Again, the Yankees finally broke through with pinch-hitters after the game was essentially out of hand. Down 10-1 in the eighth (six runs off Jaret Wright, two each off Steve Karsay and Felix Rodriguez), Torre began pulling his starters. Bubba Crosby singled for Sheffield, Matsui walked, Rodriguez moved them over via a groundout and Giambi got Crosby home via another. Almanzar then walked Posada and Buck Showalter brought in lefty Ron Mahay to pitch to Tino Martinez, prompting Torre to give Andy Phillips his second pinch-hit at-bat in as many games. With runners on the corners, Phillips blasted Mahay’s first pitch into the gap in left, but Kevin Mench was able to chase it down, nabbing the ball in the top of the webbing of his glove as he charged toward the warning track. The Yanks stranded another two-out baserunner in the ninth.
Of course the big story was the pitching.
Kevin Brown again was roughed up early on before settling down somewhat. To look at his final lines, he would appear to have pitched better on Friday than in his first start in Baltimore:
Bal: 6 IP, 9 H, 6 R, 2 HR, 2 BB, 3 K (61% strikes)
Fri: 6 IP, 11 H, 5 R, 0 HR, 1 BB, 4 K (63% strikes)
But the reality of the situation is that Brown actually pitched better in the later innings of his Baltimore start than he did in the later innings of his second start. After giving up four runs in the first on Friday and escaping a lead-off single in the second thanks to double play, Brown gave up another run in the third, then allowed three singles in his final two innings of work. In Baltimore, Brown only allowed two baserunners in his final four innings of work, both singles, one of them an infield single, and required ten fewer pitches through six innings than on Friday.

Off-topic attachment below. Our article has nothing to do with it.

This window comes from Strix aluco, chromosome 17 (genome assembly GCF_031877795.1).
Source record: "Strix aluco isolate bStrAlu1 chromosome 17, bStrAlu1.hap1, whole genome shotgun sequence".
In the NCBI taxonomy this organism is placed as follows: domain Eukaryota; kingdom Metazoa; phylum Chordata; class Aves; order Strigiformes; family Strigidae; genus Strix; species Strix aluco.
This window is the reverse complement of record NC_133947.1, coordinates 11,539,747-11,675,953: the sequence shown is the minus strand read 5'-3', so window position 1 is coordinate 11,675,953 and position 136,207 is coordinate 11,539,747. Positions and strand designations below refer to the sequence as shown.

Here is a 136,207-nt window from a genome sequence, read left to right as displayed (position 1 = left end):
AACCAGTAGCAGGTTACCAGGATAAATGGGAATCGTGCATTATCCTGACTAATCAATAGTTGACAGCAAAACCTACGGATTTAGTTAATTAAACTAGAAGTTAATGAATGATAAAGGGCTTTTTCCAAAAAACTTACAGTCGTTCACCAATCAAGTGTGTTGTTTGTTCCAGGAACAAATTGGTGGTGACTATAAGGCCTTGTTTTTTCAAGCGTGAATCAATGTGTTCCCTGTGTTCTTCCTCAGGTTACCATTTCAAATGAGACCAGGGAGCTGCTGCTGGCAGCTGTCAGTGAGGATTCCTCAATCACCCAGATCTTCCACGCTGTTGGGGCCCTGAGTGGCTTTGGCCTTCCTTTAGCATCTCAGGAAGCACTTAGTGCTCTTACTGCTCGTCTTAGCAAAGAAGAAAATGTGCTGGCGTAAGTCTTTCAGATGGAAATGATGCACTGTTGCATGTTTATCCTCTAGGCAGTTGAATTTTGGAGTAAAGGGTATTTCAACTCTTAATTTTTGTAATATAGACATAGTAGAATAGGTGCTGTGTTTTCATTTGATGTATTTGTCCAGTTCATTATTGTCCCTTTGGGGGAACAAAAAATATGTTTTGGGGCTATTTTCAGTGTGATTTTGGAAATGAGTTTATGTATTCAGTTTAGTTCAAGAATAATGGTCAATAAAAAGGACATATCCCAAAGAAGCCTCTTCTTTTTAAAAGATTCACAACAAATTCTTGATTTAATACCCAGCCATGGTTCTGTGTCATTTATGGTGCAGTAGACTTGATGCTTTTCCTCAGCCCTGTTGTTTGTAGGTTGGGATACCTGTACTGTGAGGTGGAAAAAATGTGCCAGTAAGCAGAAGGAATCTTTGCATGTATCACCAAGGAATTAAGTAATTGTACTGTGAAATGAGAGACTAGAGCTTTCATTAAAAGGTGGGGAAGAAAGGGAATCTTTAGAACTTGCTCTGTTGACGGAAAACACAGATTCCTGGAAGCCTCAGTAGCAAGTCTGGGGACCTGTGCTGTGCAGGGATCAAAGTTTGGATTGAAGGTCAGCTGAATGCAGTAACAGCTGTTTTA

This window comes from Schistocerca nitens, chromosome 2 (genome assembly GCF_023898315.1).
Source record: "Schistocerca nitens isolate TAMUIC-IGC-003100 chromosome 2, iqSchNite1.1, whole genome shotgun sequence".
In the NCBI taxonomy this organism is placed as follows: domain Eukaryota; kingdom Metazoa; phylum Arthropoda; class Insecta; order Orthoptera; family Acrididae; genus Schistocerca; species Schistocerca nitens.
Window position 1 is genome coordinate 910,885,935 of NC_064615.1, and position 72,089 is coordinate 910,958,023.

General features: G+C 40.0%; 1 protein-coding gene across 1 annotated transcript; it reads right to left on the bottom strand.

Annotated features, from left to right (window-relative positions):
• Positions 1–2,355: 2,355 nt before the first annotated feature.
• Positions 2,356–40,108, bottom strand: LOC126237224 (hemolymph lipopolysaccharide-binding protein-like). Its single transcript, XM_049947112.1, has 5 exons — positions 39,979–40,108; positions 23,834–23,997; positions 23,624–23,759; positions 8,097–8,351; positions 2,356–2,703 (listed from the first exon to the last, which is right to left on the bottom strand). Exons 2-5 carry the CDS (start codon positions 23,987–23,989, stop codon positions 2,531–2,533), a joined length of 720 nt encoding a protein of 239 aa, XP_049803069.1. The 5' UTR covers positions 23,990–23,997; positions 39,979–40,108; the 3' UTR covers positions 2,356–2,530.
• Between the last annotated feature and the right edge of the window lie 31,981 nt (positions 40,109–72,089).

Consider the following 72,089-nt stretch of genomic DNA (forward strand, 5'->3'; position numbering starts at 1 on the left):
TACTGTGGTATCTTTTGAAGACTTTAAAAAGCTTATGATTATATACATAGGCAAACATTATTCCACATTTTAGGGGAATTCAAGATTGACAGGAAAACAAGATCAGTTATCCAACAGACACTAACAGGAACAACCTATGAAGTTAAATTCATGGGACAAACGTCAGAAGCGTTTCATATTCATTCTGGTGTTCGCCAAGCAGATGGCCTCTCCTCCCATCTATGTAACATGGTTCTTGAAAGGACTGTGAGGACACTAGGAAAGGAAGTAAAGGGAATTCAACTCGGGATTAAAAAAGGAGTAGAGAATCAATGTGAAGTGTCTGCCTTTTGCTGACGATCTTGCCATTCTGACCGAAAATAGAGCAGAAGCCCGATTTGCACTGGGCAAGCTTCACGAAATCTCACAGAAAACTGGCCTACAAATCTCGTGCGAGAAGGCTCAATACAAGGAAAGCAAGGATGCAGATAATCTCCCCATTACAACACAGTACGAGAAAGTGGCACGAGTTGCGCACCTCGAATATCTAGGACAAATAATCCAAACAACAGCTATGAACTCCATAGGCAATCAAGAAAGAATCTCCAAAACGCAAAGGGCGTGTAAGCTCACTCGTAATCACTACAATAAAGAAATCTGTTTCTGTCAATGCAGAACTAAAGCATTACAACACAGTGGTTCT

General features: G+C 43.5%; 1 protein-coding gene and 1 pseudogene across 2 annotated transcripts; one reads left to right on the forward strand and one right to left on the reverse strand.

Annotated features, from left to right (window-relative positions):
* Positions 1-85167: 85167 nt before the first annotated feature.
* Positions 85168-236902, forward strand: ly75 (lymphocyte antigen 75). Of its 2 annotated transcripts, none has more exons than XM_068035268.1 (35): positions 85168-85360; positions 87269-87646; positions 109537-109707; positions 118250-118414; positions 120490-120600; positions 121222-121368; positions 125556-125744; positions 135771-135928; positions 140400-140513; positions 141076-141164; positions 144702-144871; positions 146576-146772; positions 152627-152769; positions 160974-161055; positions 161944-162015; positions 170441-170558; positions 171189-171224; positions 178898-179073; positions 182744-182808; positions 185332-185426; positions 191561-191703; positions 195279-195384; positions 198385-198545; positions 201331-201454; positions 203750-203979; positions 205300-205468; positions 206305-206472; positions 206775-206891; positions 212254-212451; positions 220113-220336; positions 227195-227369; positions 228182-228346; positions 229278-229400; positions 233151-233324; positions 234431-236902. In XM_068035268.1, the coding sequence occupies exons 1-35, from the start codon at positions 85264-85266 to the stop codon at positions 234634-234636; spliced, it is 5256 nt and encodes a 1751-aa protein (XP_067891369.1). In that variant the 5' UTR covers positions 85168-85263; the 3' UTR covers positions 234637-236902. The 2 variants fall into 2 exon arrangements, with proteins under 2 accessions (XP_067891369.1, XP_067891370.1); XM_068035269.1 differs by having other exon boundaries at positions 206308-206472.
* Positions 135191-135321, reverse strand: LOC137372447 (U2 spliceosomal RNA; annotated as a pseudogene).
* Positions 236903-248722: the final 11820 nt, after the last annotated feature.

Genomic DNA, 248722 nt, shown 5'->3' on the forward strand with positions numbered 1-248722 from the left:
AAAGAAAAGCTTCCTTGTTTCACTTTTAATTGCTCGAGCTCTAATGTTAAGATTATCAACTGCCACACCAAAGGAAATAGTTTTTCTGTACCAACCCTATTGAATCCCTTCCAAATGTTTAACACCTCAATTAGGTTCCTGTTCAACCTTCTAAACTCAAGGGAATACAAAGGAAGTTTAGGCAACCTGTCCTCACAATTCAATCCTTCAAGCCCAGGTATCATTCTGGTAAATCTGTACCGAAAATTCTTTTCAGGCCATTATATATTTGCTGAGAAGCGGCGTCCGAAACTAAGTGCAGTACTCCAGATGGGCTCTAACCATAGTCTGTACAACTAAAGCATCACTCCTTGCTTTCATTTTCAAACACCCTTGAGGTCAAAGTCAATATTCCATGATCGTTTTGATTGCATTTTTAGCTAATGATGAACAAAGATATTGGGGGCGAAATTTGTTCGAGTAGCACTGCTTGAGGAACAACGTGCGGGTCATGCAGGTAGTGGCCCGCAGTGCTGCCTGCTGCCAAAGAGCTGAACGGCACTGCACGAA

Still, despite the dismal results, there remains some hope that Brown can figure out why he’s getting roughed up early despite throwing great pre-game bullpen sessions and shutting opponents down in the middle innings. There has to be hope for Brown because Jaret Wright is on the Disabled List (you may now settle your office pools: April 23, 4 starts).
Yesterday, for the third time in four starts, Wright was terrible. After giving up six runs on eleven hits (three of them home runs) through five and a third, Wright stooped over in pain after throwing a pitch that Alfonso Soriano hit for a single. He was immediately removed from the game. Wright later described his injury as a sharp pain in his pitching shoulder, confessing , “I kind of felt it in the second and it gradually got worse. It got pretty bad in the sixth.” Wright also experienced some tightness warming up before the game, though at the time it didn’t seem to be anything out of the ordinary.